Getting “Personalized” E-mails/Newsletter to Many People on a Regular Basis

One of the important roles in ministry is getting the story of ministry to our various constituents. Whether it is a newsletter to donors, a prayer alert to prayer partners, a event update to students, or follow-up report to the university, we often required to communicate with large numbers of people quickly and yet in a personal, warm way. In the past, we wrote personalized letters in a month long process, or had a week-long phone bank or something like that. In recent years, it many of us have been blind copying people on e-mails. This is a great way to communicate quickly and to many, but, with spam filters, other mass e-mail, we have no way of knowing if the people we are trying to communicate with (and who have asked to be communicated with) are actually getting the messages we send.

That is where e-mail solutions like iContact or ConstantContact become very handy. As iContact puts it:

“iContact [and also ConstantContact] allows businesses, non-profit organizations, and associations to easily create, send, and track email newsletters, surveys, and autoresponders. We believe that email marketing should be really easy and have built and designed iContact from the ground up to give you all the features you need while still making it easy enough for anyone to create permission-based email marketing campaigns with high deliverability.

Outside of the pricing scheme, ConstantContact, a regular advertiser on commercial radio offers a very similar service. In terms of pricing, iContact offers their service for $9.95 ($107.46 annually) if you are working with contact lists of 250 or less, $14 ($151.20 annually) for 500 or less, etc. In addition, they offer a 20% discount for people work for non-profit organizations. Constant Contact is a little bit more pricey and has most of the same features but has a much larger user base including many of the Baptist Student Ministries, Campus Crusade members and many other ministries.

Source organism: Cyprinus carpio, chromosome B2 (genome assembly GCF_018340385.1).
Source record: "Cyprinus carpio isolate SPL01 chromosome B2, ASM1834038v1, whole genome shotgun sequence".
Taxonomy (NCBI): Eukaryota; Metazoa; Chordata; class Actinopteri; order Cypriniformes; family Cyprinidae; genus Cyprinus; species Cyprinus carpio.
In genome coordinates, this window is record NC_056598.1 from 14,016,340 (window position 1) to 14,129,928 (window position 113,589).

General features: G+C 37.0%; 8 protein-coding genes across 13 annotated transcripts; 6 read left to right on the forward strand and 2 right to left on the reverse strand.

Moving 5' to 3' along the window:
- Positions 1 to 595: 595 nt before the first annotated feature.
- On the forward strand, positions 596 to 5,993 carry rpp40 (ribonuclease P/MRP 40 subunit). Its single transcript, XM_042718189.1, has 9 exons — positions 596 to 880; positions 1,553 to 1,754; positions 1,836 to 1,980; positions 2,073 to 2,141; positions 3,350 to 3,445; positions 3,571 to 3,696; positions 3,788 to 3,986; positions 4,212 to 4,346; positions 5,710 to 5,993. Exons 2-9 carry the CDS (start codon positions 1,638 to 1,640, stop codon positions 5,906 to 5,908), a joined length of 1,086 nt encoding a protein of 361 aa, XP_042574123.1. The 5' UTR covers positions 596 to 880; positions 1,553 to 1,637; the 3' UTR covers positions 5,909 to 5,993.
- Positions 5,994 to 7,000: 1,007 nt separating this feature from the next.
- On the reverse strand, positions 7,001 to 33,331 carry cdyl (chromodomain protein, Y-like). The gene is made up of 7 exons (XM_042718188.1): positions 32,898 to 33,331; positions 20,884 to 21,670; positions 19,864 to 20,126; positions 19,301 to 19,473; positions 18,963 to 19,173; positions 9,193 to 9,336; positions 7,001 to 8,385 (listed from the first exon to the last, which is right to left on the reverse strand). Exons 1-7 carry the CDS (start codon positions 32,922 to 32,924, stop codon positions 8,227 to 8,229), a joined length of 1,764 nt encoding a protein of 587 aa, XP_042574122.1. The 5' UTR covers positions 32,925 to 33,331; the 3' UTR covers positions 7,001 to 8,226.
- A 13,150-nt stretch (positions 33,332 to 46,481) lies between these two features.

Why would I use this and pay instead of sending out lots of e-mails using my free gmail, yahoo, or hotmail account?

One thing that spam filters look for, especially the ones like gmail, yahoo mail and hotmail use, are many email to many of their subscribers from one e-mail address. They will automatically block e-mails when they see such occurrences. Constant Contact and iContact work with the major e-mail and anti-spam filter programs to keep the messages they send off of spam lists, promising to these e-mail providers that they will do everything in their power to make sure all the e-mail they send are asked for and are not spam. This is why close to 98% of the messages get through.

Another nice feature of services such as these is that they are able to track the “open,” “click” and “forwarding” behavior of people who receive the e-mails sent by them. This allows you to find out what percentage of people actually opened your messages or clicked to your links. This gives you a sense of how successful or attractive your messages and campaigns are and also to whom you have to send additional information, perhaps through other means. This tracking is on the conservative side because it assumes that the people read your e-mails in its html form seeing all the pictures. (It uses the download of the pictures from the server to do the tracking)

In addition, people can add themselves to your e-mail lists. This is very useful so people who really believe in what you do, can forward your messages to others and if they like what they see, they can automatically join your e-mail list. People can also automatically remove themselves from your list. This helps to keep your messages from becoming a nuisance to those who aren’t interested.

In addition, you can segment your contacts. In other words you can send one set of e-mail to perhaps your prayer partners, and another set to perhaps potential donors and other to donors and a fourth to volunteers and students. You can have many different lists and sublists. You can populate this using any of your existing databases (Outlook, excel, text, etc.). Both also teach you the basics of using their powerful tools to get the story out in the best possible way.

I am a regular user of iContact and find a very useful in getting the story out to my prayer partners and donors. I send a weekly prayer update and a monthly newsletter. I can now get a prayer letter out in about 10-20 minutes to my 120 prayer partners. A newsletter to the 300+ subscribers takes a little longer. With the attractive templates, these emails even looks nice. But the nice thing is I can see that at least 35% of the people regularly open the messages I send and are likely praying for our minstry. That is a huge encouragement as we go and do our ministry. I really believe that it is this regular communication that has been the basis of a relatively stable support and prayer base, even in these difficult financial times.


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